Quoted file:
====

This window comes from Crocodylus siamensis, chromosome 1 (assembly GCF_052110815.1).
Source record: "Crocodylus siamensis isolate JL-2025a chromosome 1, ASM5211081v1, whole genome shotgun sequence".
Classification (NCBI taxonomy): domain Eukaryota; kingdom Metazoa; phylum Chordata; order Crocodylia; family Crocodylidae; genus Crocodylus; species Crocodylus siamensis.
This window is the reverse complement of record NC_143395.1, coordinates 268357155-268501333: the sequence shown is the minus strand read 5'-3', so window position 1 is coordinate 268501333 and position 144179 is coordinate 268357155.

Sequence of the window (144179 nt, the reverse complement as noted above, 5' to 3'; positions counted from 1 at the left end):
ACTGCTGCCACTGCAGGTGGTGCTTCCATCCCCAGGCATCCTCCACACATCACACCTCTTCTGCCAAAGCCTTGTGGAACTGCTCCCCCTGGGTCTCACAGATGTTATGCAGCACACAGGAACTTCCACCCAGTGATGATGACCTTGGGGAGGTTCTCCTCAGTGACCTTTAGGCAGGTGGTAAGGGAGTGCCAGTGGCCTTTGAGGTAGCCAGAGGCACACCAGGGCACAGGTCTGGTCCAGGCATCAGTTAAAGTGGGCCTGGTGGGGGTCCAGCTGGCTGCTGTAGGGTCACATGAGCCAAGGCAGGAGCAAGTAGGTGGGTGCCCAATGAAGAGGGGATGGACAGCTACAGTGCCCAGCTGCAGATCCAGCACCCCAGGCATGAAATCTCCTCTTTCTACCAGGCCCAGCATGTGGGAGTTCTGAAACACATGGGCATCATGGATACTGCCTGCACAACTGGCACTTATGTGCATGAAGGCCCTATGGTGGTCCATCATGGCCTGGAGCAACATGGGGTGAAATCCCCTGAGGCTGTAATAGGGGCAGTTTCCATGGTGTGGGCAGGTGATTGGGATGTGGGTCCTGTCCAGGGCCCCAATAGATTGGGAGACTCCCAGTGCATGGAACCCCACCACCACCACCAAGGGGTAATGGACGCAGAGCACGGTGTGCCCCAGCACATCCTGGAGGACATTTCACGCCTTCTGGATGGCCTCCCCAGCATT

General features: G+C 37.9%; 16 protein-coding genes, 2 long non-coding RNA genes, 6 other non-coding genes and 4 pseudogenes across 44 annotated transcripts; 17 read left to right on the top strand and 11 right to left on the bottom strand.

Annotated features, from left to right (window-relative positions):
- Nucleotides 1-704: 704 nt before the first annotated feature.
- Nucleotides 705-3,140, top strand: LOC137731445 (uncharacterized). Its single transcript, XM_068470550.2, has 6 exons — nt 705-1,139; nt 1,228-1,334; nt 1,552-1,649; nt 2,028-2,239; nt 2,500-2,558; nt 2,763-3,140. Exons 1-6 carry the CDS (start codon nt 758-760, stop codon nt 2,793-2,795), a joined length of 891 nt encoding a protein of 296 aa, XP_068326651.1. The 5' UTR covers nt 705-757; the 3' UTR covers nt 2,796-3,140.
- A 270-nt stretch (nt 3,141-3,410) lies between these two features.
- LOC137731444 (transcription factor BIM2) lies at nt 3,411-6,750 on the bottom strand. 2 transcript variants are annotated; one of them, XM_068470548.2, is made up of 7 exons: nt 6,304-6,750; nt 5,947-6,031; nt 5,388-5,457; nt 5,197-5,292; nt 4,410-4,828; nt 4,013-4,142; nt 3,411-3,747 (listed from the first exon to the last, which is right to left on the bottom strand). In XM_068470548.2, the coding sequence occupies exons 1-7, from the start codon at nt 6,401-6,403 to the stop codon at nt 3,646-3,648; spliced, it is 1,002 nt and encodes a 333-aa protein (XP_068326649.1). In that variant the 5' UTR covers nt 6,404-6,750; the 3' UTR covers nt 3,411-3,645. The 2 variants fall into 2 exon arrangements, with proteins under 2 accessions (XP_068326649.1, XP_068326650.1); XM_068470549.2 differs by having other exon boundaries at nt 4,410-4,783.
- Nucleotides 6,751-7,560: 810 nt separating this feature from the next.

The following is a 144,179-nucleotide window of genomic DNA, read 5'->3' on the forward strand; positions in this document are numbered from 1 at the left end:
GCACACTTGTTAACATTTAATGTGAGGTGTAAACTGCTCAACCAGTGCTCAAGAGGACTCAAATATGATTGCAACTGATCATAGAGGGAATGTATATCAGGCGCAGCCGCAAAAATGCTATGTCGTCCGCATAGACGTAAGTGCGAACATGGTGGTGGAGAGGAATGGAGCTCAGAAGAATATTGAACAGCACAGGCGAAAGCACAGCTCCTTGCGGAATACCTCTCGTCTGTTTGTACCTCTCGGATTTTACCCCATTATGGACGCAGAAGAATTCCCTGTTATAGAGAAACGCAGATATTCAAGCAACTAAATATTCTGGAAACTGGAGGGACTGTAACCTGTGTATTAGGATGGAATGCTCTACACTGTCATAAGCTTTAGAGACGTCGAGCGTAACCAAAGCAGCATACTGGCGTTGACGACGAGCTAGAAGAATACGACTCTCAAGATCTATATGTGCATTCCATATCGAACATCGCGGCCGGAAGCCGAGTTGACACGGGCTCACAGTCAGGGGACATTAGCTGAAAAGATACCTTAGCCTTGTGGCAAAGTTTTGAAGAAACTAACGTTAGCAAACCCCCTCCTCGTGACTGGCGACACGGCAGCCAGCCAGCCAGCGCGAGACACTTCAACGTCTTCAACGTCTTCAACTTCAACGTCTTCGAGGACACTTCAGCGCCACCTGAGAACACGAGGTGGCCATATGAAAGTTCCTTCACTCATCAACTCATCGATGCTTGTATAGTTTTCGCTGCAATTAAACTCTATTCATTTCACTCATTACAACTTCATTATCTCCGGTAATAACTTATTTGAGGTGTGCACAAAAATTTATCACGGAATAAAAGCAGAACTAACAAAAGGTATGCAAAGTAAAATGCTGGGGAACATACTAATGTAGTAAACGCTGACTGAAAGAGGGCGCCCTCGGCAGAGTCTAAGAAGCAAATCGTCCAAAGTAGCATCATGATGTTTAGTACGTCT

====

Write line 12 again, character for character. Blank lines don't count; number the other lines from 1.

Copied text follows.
- LOC137731444 (transcription factor BIM2) lies at nt 3,411-6,750 on the bottom strand. 2 transcript variants are annotated; one of them, XM_068470548.2, is made up of 7 exons: nt 6,304-6,750; nt 5,947-6,031; nt 5,388-5,457; nt 5,197-5,292; nt 4,410-4,828; nt 4,013-4,142; nt 3,411-3,747 (listed from the first exon to the last, which is right to left on the bottom strand). In XM_068470548.2, the coding sequence occupies exons 1-7, from the start codon at nt 6,401-6,403 to the stop codon at nt 3,646-3,648; spliced, it is 1,002 nt and encodes a 333-aa protein (XP_068326649.1). In that variant the 5' UTR covers nt 6,404-6,750; the 3' UTR covers nt 3,411-3,645. The 2 variants fall into 2 exon arrangements, with proteins under 2 accessions (XP_068326649.1, XP_068326650.1); XM_068470549.2 differs by having other exon boundaries at nt 4,410-4,783.